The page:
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Welcome to the iCanQuit community this is your opportunity to share with your fellow community members any tips, stories or advice you may have around quitting smoking or staying quit.
Everyone's quit is different in some ways and in others we all have the same battles to fight.
As I reflect on 1000 days quit, I was lucky that my quit itself was unplanned which is not the norm. However when I did decide to stay off cigarettes after returning to familiar routines, the cravings flooded in but I had a streak to protect as a motivation.
I still get distressing dreams that I h...
You can always savor being ahead in your fight against cigarettes but what I remind myself is to never start taking a victory lap.
Today is my 2 year anniversary of staying quit and I have added running and regular gym sessions as a way to savor my control over cigarettes
2 years on after an initial weight gain, I have since lost a bunch of weight and I feel healthier, look better and ge...
The cravings do eventually die down and in my case even the dreadful dreams about me having smoked have stopped.
I have also added regular exercise to my lifestyle and since lost 25lbs. I had gained quite a in the 6 months following my quit but now all of that gain is gone and then some more.
Now that I am home, I do think about how I would have spent my day smoking had this virus spread ...
Do I miss smoking? There are certainly times when I wish I could smoke without the side effects that I am well aware of. The cravings do appar from time to time but I am in control of my cravings. I also know not to be complacent.
The one side effect of quitting that I was not thrilled about was my weight gain. That too has become a non issue as I have started losing the lbs. At 10lbs now and...
Its troubling that even after being smoke free for over 400 days now and rarely if ever getting the craving to smoke, I have been having vivid dreams of me having smoked. Recently the frequency of such dreams has increased and each dream seems more realistic than others.
Its bothering me that while my conscious mind rarely thinks to smoke, when I am sleeping the desire to smoke is alive.
Its been a year today and I start my first day of another year of staying smoke free.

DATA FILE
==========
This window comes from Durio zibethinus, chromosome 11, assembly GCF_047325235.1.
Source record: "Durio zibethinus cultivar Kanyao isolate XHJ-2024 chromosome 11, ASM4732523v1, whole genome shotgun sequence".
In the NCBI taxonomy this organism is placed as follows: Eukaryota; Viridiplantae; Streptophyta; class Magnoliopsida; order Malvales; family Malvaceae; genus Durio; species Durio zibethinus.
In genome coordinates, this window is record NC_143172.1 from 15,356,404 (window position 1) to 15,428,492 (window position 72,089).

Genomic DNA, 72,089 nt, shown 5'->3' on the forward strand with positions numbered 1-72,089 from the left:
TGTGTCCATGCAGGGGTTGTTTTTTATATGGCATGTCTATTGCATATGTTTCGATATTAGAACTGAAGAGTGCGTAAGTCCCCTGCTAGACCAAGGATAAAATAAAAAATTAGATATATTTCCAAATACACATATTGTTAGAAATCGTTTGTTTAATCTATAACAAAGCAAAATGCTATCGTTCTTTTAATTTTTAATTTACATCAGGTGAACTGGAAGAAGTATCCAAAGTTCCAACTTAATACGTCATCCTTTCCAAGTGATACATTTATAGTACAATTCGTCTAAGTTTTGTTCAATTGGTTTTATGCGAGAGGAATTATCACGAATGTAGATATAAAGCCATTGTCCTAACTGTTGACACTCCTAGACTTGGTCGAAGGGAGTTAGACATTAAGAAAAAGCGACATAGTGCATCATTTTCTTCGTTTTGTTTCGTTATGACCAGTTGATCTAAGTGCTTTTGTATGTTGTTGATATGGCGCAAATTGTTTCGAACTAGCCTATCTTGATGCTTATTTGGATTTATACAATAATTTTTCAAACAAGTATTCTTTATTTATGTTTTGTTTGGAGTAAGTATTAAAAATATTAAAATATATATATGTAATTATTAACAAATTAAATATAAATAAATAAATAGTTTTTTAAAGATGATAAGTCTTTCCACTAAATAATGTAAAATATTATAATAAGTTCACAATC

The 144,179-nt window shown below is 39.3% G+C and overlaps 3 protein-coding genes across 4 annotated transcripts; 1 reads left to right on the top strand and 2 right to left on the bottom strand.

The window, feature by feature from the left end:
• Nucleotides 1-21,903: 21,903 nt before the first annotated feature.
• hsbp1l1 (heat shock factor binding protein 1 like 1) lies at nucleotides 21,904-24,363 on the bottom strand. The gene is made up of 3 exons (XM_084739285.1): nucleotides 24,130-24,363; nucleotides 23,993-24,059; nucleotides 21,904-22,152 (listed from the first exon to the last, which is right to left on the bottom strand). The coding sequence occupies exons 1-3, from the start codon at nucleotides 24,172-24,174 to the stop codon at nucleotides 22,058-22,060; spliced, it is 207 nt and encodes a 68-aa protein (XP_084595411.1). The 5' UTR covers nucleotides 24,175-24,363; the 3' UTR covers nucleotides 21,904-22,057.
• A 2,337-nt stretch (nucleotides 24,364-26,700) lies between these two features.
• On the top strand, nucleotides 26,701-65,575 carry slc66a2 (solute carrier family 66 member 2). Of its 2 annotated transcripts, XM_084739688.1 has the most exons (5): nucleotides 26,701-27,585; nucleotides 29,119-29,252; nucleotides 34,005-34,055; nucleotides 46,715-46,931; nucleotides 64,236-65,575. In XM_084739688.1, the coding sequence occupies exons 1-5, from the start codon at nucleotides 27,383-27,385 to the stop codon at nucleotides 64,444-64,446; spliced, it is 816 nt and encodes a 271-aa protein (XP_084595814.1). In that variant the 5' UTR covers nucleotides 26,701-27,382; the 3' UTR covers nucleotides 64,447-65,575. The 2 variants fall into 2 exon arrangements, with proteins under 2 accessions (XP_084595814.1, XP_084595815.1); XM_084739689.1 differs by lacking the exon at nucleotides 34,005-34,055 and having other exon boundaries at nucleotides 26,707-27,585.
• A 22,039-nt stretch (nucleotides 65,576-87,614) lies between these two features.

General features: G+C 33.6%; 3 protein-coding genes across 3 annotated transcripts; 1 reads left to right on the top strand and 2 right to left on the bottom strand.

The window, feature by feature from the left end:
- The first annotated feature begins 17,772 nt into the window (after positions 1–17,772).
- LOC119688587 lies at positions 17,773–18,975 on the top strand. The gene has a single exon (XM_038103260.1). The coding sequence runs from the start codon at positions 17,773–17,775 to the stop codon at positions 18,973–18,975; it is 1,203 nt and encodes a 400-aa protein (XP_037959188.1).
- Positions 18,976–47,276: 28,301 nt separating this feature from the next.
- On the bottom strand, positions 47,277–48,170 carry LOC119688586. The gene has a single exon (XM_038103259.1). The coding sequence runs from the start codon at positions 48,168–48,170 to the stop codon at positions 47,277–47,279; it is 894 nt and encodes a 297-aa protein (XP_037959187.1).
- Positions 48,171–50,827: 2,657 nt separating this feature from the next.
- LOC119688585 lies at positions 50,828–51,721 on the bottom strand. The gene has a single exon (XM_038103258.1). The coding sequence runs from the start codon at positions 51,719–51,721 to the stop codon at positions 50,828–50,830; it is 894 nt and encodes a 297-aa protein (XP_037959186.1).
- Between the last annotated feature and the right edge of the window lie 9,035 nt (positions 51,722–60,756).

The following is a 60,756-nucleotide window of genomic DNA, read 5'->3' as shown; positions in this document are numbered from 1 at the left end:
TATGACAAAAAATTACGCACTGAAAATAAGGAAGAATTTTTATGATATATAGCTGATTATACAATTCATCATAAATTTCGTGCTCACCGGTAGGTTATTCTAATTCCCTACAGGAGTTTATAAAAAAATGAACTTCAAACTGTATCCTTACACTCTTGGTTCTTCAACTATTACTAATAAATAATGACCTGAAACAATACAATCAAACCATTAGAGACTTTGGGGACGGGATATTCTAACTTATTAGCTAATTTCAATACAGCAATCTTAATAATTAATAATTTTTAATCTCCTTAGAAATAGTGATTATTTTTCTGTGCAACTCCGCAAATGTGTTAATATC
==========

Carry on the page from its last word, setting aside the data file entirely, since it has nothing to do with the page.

What I have learnt in this year is to mantain a healthy balance between obsessing about not smoking and not getting complacent. Obsess just enough that you don't think its easy to stay quit but don't fret about not smoking so much that it consumes your days with it
This forum has been helpful; just to get ...
Yesterday night, I had the most vivid dream that I am smoking. And even in my dream I knew I would have to reset my quit clock.
Got up startled in the middle of the night and the rest of the night I spent tossing and turning unsure if I had really smoked or it was just a dream.
I am 8 months quit and it was humbling to know how much the habit messes with you.
Can't believe, but immensely happy, that my unplanned and forced quit is on its 200th day.
There is one thing I have realized while staying quit and that is.... stay humble to your quit. Don't assume you have found a mantra to stay quit. Different things work for different folks and what works for me is to keep telling myself that I haven't won anything yet. To me the struggle keeps me going ...
It definitely gets easier. I am now at a point where its easier just to stay quit. I have put on some serious weight but on the bright side I almost never consume alcohol. Used to be a 3 to 4 times a week alcohol drinker.
What I want to share is that cravings do completely recede
Good luck all !
My forced break from smoking for 7 days has ballooned to 100. Around the week 4 mark was my one and only real moment when I was close to slipping. To avoid any more such moments, I have also limited my alcohol consumption. I have put on almost 10 to 15 lbs but I know I can get them off once I start exercising
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